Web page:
Today the 14th of September some 50 days from election day, the race is tied - McCain is gaining ground over Obama. Only 9% of the voters are undecided. In this land we are one people and resolve our differences by election. When the results are in we unite together as one United States of America supporting the voice of the majority.

My paintings are a comparison of playing basketball to politics and running for political office. In my paintings the opponent is not the dedicated politicians of the opposite party but the jerseys that either side may put on when the politics get dirty - the jerseys are made of string from Greed, Big Lies, and Fear. The candidate of my choice is the one that blocks these political jerseys so as to make a door for a team of his supporters. When the plagues are blocked people can voice their hopes. They are confident that the issues that they care about are heard. For me my hope is for my most loved ones, my grandchildren to be able to pursue their American dreams. What they need most is an EMPOWERING education.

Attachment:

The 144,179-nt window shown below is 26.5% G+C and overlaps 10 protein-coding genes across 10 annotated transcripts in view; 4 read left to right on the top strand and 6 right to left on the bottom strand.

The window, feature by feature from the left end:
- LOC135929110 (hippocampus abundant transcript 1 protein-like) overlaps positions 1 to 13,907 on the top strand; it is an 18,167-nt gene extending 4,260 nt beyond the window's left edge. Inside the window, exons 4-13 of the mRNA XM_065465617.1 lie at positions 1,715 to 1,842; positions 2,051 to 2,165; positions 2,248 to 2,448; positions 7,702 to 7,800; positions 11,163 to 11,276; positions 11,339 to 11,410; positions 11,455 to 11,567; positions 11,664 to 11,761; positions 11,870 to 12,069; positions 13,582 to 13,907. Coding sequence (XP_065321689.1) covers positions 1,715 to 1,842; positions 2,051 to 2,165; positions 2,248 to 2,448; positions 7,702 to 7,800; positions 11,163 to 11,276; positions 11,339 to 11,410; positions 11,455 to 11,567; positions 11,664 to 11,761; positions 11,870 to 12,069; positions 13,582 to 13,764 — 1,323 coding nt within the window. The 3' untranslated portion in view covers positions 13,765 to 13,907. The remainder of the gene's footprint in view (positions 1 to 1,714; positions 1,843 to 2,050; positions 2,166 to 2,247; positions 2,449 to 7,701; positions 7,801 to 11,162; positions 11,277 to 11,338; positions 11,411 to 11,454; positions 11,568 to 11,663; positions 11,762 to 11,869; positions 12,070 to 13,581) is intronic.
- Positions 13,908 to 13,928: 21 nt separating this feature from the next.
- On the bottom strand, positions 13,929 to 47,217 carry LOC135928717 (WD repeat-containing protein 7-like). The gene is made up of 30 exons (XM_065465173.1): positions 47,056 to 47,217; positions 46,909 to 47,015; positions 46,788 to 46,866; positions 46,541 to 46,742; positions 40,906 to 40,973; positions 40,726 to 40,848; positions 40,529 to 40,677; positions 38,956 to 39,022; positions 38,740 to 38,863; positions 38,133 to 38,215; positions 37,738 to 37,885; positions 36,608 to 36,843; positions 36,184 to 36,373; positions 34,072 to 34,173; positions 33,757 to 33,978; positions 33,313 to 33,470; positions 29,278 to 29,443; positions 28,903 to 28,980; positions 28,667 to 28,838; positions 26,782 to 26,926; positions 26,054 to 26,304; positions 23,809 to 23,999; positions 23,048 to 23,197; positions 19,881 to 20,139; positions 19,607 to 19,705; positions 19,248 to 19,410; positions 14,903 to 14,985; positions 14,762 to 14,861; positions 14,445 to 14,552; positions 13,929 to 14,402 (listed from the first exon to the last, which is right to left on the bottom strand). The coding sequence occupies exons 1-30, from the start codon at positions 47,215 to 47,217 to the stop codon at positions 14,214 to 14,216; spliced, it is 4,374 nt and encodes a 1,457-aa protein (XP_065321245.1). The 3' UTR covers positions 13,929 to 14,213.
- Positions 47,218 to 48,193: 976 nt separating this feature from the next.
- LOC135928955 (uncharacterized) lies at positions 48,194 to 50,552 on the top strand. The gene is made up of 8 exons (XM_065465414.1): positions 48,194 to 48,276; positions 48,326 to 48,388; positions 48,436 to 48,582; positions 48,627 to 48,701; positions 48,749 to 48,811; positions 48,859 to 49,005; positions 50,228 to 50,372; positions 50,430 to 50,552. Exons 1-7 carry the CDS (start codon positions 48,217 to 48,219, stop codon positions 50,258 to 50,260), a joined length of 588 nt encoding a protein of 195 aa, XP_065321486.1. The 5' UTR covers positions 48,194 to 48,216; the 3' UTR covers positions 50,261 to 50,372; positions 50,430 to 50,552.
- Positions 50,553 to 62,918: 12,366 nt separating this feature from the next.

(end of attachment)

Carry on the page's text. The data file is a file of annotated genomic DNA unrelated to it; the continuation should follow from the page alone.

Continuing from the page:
I went out campaigning for Obama in our neighborhood. I inroduced myself as the volunteer for Obama. I went on to say I am the neighbor with a Republican husand. He has always been Republican to the last ounce of his being. He lives his belief that there should be less government because citizens like himself should volunteer. He is a full time volunteer for the Oregon Department of Fish and Wildlife. This year he volunteered more than full time April and May thinning an overgrown Christmas tree farm in the center of our urban neighborhood. He greatly reduced an ugly fire danger. More than six full log truck loads of dead and dieing pine trees were donated by a neighbor to fish habitate in lakes at some Interstate 5, rock quarries.

The continuance of life requires stewardship of all of us to enhance the world's environment. To me this is a high priority of our life ever since we met 45 years ago. So the candidate with the best policy and leadership focus on the environment is my candidate of choice.

Some neighbors that I talked to have given up on government. They have lost the sense that they count. But we can make ourselves count. The candidate of my choice is the one that inspires me. And the biggest most important point is to know that we can make ourselves count if we team up.